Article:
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Cinema 12 Mar 2015

Crowdfunding at the Oscars and in the cinema industry

Crowdfunding has penetrated deep within the cinema industry. It is almost impossible to conceive of a film festival these days that does not feature at least one movie financed using the system, which has even triumphed at Hollywood’s Academy Awards. However, from its origins in altruistic support and remuneration in kind, we have seen a gradual shift toward equity crowdfunding.

Crowdfunding as a financing model has not gone unnoticed by the cinema industry. Inocente, which was funded by 294 contributions totaling 52,527 dollars, won the Best Documentary Short Oscar in 2013. The system allows small arts and charity projects to raise funding when public support is unavailable. There are two crowdfunding formats that offer no economic returns: Donations: the benefactor gets only the personal satisfaction of having taken part in the project; and Rewards: in return for funding the giver receives a credit title, premiere tickets, a visit to the film set… even cameo appearances in which you get to die in your favorite series, as suggested by George RR Martin, creator for Game of Thrones. It all depends on how much you are willing to give.

Similarly, the actor and director Zach Braff, who funded his second film Wish I was here via 46,000 donations worth more than 3 million dollars, offered supporters rewards such as limited editions of the movie, premiere tickets and even film set visits and the chance to play extras in the movie.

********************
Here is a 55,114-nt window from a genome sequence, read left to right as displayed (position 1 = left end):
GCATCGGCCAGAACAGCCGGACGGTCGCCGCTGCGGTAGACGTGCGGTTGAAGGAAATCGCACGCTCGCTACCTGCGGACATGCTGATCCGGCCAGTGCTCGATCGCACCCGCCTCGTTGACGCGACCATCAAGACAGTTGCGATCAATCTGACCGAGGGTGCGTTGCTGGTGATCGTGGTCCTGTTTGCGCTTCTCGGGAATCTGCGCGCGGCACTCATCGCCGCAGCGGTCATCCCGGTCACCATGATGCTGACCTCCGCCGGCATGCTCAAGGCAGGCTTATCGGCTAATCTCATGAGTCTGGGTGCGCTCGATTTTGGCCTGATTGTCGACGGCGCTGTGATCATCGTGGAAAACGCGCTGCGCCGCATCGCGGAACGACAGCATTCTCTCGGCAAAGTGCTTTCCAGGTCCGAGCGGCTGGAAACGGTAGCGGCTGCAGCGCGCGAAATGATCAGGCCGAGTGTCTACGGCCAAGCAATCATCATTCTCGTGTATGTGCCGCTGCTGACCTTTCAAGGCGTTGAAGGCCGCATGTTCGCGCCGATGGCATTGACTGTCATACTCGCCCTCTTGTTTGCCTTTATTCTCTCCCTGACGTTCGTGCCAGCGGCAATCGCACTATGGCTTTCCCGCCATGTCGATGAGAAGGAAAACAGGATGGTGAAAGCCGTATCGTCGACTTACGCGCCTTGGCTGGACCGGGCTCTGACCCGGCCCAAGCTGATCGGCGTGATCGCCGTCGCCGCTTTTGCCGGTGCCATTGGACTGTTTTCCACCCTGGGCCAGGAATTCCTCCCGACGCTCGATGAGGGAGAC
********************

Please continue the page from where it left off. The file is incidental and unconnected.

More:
Inocente and Wish I was here are both products of Kickstarter. In fact, every year since 2011 at least one Kickstarter-funded film has been nominated for an Oscar.

However, this traditional micropatronage approach to crowdfunding is being superseded by a third type: equity crowdfunding. In this type, altruism and rewards in kind are not motives for those providing financing. Instead, investors support a production in return for a share in the profits generated by the same. This formula places independent investors in the shoes of real producers, investing variable sums that need not be extravagant.

The established crowdfunding platforms in the USA, such as Kickstarter and IndieGoGo, have now been joined by Slated, dedicated exclusively to the cinema industry. The site was conceived as a forum for cinema, where projects can be forged and any filmmaker can reach out to potential investors on the basic premise of equity. There is still no specific crowdfunding platform in Spain for cinema, but there are some cinema projects seeking equity crowdfunding support via platforms open to all businesses, such as Sociosinversores.es.

Despite the difficulties that middle budget films encounter generating significant revenue, even if they are able to attract equity crowdfunding, perhaps the arrival of streaming channels, such as Netflix, might provide the impetus that such film projects require.

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